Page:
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Understanding Bifocal & Multifocal Contact Lenses

Bifocal and multifocal lenses are options for people who want to transition from bifocal or multifocal glasses to contacts. These types of contact lenses are great for people with active lifestyles who do not want to be chained to their reading glasses. There are many different types of bifocal and multifocal lenses available on the market that correct different types of vision disorders.

What are the Different Types of Bifocal & Multifocal Contact Lenses?

Multifocal and bifocal contact lenses are very similar to their glasses counterparts. They are available in rigid gas permeable, soft forms, and in a hybrid form.
  • Soft Lenses:

    Best for use on a part-time basis, soft lenses are a good choice because they are the easiest for the eye to adjust to.
  • Gas Permeable Lenses:

    Gas permeable lenses have been known to give better results, but they do require some adaptation for the wearer. Gas permeable (GP lenses) should be worn every day in order for your eyes to condition to them.
  • Hybrid Multifocal Lens:

    For those who want the best of both worlds, there is now a hybrid multifocal lens available that is soft around the peripheral with a gas permeable center – making this lens easier to wear with great vision results.
  • Concentric Bifocal Pattern Lens:

    This is the most commonly used lens for bifocal and multifocal lenses. With a concentric bifocal pattern contact lens, the near correction is located in a small circle at the center of the lens and is surrounded by a larger circle that contains the distance correction. This can be flip-flopped where the distance correction is in the center and the near correction is in the outer ring.

What do “Simultaneous Image Design” and “Alternating Image Design” mean?

These are two of the different types of concentric bifocal pattern lenses for bifocal and multifocal lenses.
  • Simultaneous Design:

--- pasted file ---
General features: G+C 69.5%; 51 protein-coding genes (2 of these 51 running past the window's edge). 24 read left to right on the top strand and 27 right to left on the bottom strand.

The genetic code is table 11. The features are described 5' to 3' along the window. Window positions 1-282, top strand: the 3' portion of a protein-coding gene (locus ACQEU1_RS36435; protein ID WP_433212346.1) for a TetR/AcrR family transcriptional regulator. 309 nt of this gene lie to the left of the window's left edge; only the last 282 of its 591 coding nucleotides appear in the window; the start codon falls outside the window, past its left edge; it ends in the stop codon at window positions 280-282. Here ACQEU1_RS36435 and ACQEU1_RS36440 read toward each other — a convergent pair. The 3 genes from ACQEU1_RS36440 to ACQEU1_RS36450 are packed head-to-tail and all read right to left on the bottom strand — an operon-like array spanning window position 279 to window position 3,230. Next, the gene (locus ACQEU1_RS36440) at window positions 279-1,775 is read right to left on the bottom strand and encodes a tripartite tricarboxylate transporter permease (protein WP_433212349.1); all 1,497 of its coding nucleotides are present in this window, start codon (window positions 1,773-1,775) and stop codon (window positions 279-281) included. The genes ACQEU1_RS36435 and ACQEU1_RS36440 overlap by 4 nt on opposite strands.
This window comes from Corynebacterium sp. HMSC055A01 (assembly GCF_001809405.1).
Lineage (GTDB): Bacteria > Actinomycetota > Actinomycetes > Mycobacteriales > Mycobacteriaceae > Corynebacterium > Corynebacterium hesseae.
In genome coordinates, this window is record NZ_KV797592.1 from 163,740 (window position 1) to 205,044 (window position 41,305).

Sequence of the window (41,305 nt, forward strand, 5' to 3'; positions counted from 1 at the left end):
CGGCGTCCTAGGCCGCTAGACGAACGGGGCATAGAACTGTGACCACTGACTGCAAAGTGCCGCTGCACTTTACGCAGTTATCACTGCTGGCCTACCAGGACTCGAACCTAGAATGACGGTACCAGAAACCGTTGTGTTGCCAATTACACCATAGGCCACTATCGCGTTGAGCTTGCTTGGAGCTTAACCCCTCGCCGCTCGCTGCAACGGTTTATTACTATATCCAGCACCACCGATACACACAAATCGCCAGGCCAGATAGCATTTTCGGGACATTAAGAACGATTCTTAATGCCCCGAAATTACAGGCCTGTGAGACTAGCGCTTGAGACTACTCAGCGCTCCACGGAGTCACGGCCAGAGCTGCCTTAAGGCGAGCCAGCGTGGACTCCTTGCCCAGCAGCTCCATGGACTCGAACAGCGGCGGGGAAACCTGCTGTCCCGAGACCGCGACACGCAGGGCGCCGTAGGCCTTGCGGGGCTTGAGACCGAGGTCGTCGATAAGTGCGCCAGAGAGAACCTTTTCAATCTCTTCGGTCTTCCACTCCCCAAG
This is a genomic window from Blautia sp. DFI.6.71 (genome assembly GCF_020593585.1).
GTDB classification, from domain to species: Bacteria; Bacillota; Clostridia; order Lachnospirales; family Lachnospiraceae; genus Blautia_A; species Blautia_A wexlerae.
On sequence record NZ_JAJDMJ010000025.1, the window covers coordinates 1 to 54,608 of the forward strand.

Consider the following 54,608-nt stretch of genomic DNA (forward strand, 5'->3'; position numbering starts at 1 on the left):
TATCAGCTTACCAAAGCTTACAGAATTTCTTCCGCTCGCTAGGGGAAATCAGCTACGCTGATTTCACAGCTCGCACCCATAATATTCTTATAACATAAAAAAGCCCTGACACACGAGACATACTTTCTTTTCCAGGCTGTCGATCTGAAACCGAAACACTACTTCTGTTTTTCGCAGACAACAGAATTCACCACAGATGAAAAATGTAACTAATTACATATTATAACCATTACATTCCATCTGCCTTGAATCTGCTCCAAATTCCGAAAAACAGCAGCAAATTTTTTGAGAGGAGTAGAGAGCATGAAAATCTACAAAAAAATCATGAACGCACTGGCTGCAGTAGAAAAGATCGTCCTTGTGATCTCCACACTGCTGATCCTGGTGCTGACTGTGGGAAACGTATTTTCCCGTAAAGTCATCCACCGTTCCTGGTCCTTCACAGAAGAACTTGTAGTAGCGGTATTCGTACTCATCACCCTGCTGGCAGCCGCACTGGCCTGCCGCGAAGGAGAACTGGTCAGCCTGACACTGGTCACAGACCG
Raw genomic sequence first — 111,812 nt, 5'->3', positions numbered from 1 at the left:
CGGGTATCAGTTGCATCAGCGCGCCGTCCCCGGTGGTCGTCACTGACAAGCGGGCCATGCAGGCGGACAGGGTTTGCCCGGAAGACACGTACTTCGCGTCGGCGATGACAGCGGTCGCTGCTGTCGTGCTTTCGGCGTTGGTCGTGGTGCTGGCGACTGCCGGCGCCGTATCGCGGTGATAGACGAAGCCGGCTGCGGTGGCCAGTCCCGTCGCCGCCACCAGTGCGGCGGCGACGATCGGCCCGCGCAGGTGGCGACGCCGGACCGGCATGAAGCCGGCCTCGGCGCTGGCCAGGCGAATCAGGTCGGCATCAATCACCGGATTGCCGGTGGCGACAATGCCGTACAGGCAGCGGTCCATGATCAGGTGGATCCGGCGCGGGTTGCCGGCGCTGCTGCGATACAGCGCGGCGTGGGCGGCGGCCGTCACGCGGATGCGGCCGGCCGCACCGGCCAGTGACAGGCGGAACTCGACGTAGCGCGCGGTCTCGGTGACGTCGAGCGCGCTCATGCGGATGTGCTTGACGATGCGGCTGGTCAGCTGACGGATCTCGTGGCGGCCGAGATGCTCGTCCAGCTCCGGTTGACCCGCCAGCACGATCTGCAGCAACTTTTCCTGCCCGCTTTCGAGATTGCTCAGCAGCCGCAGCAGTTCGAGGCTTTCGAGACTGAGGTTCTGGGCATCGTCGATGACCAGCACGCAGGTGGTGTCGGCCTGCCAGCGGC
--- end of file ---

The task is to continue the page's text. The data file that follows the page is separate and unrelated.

Puts the near and far portions of the lens in front of the pupil at the same time, which makes the brain have to determine which parts of the lens to use to get the best image resolution.

  • Alternating Image Design:

    This is the most similar to the bifocal and multifocal glasses currently available and uses the bottom portion of the lens for the near vision and the top portion o f the lens for the distance vision. The two parts of the alternating lens is separated by an almost invisible line that your eye care provider uses to determine if the lens is fitting properly.

What Vision Disorders can be Corrected by Bifocal & Multifocal Lenses?

The main vision disorder that multifocal and bifocal lenses are used for is presbyopia – a condition that happens as we age that affects our ability to focus on objects that are near. For instance, if tasks such as threading a needle or reading your favorite book have become nearly impossible without the help of reading glasses, then you are probably suffering from this condition. Your eye care provider can give a proper diagnosis as well as help you find the best treatment options.

For those who suffer from both astigmatism and presbyopia, you also have the option of using multifocal and bifocal lenses. For a long time these lenses were only available in gas permeable form, but are now available in some soft form lens types.

Are There Other Options for Bifocal & Multifocal Contacts?

There are other lens options that you can try if you find that your eyes are having difficulty adapting to multifocal and bifocal lenses. The most popular and cost effective is the monovision lens approach.
  • Monovision lenses:

    These will use your dominant eye for your distance vision and your non-dominant for near vision. Since each lens will only have one power, you can use a number of different types of contact lens like disposable, tinted, soft, gas permeable, etc. Please note – if you choose monovision lenses, you may experience less depth perception and you may find that you have to move your head position more often in order to see clearly.

How do I Buy Bifocal & Multifocal Lenses Online?

After an eye exam from your eye care provider, he or she will discuss with you the best option for bifocal and multifocal lenses. Once you have your contact lens prescription, you can visit us here at Vision Direct for the best prices on multifocal and bifocal contact lenses online.


Information on this site is provided for informational purposes only and is not meant to substitute for the advice provided by your own eye care or other medical professional. Have your eyes examined regularly and always follow your eye care professional’s instructions for the proper use and care of your contact lenses. You should not use the information contained herein for diagnosing or treating a health problem or disease, or prescribing any medication. You should read carefully all product packaging. IF YOU ARE HAVING ANY UNEXPLAINED EYE DISCOMFORT, WATERING, VISION CHANGE OR REDNESS, REMOVE YOUR LENSES IMMEDIATELY AND CONSULT YOUR EYE CARE PROFESSIONAL BEFORE WEARING YOUR LENSES AGAIN.

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